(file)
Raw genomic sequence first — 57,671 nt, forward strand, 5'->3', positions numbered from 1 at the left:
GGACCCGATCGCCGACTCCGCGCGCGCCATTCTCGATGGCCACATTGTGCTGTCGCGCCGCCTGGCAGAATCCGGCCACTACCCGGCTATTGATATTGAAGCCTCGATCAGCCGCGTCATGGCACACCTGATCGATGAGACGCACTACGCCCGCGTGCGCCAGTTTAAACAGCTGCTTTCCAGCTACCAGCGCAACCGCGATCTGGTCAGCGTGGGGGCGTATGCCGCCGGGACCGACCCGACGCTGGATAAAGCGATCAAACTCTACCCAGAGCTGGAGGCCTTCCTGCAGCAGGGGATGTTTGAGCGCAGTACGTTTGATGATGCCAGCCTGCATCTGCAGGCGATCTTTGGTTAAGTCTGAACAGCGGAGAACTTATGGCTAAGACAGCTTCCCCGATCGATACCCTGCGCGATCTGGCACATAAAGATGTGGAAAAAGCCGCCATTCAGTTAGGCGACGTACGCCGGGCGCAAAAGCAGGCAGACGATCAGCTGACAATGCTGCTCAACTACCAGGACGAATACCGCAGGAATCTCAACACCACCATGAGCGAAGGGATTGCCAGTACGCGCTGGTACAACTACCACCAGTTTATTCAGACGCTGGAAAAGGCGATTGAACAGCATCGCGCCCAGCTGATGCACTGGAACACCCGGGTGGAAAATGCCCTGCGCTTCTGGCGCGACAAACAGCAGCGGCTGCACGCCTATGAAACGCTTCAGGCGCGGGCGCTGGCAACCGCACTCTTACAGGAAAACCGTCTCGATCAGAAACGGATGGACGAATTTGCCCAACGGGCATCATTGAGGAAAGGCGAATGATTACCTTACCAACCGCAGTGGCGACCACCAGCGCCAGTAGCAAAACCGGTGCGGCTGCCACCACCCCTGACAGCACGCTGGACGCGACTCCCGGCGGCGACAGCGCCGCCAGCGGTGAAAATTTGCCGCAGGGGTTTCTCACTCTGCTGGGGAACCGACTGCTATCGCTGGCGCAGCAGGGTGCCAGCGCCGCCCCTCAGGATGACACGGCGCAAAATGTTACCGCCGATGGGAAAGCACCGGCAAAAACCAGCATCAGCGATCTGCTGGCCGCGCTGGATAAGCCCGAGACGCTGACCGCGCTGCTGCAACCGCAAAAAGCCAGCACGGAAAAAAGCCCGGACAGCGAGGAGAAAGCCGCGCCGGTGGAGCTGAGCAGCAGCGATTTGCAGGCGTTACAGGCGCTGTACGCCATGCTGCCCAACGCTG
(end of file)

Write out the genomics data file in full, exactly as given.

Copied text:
Raw genomic sequence first — 57,671 nt, forward strand, 5'->3', positions numbered from 1 at the left:
GGACCCGATCGCCGACTCCGCGCGCGCCATTCTCGATGGCCACATTGTGCTGTCGCGCCGCCTGGCAGAATCCGGCCACTACCCGGCTATTGATATTGAAGCCTCGATCAGCCGCGTCATGGCACACCTGATCGATGAGACGCACTACGCCCGCGTGCGCCAGTTTAAACAGCTGCTTTCCAGCTACCAGCGCAACCGCGATCTGGTCAGCGTGGGGGCGTATGCCGCCGGGACCGACCCGACGCTGGATAAAGCGATCAAACTCTACCCAGAGCTGGAGGCCTTCCTGCAGCAGGGGATGTTTGAGCGCAGTACGTTTGATGATGCCAGCCTGCATCTGCAGGCGATCTTTGGTTAAGTCTGAACAGCGGAGAACTTATGGCTAAGACAGCTTCCCCGATCGATACCCTGCGCGATCTGGCACATAAAGATGTGGAAAAAGCCGCCATTCAGTTAGGCGACGTACGCCGGGCGCAAAAGCAGGCAGACGATCAGCTGACAATGCTGCTCAACTACCAGGACGAATACCGCAGGAATCTCAACACCACCATGAGCGAAGGGATTGCCAGTACGCGCTGGTACAACTACCACCAGTTTATTCAGACGCTGGAAAAGGCGATTGAACAGCATCGCGCCCAGCTGATGCACTGGAACACCCGGGTGGAAAATGCCCTGCGCTTCTGGCGCGACAAACAGCAGCGGCTGCACGCCTATGAAACGCTTCAGGCGCGGGCGCTGGCAACCGCACTCTTACAGGAAAACCGTCTCGATCAGAAACGGATGGACGAATTTGCCCAACGGGCATCATTGAGGAAAGGCGAATGATTACCTTACCAACCGCAGTGGCGACCACCAGCGCCAGTAGCAAAACCGGTGCGGCTGCCACCACCCCTGACAGCACGCTGGACGCGACTCCCGGCGGCGACAGCGCCGCCAGCGGTGAAAATTTGCCGCAGGGGTTTCTCACTCTGCTGGGGAACCGACTGCTATCGCTGGCGCAGCAGGGTGCCAGCGCCGCCCCTCAGGATGACACGGCGCAAAATGTTACCGCCGATGGGAAAGCACCGGCAAAAACCAGCATCAGCGATCTGCTGGCCGCGCTGGATAAGCCCGAGACGCTGACCGCGCTGCTGCAACCGCAAAAAGCCAGCACGGAAAAAAGCCCGGACAGCGAGGAGAAAGCCGCGCCGGTGGAGCTGAGCAGCAGCGATTTGCAGGCGTTACAGGCGCTGTACGCCATGCTGCCCAACGCTG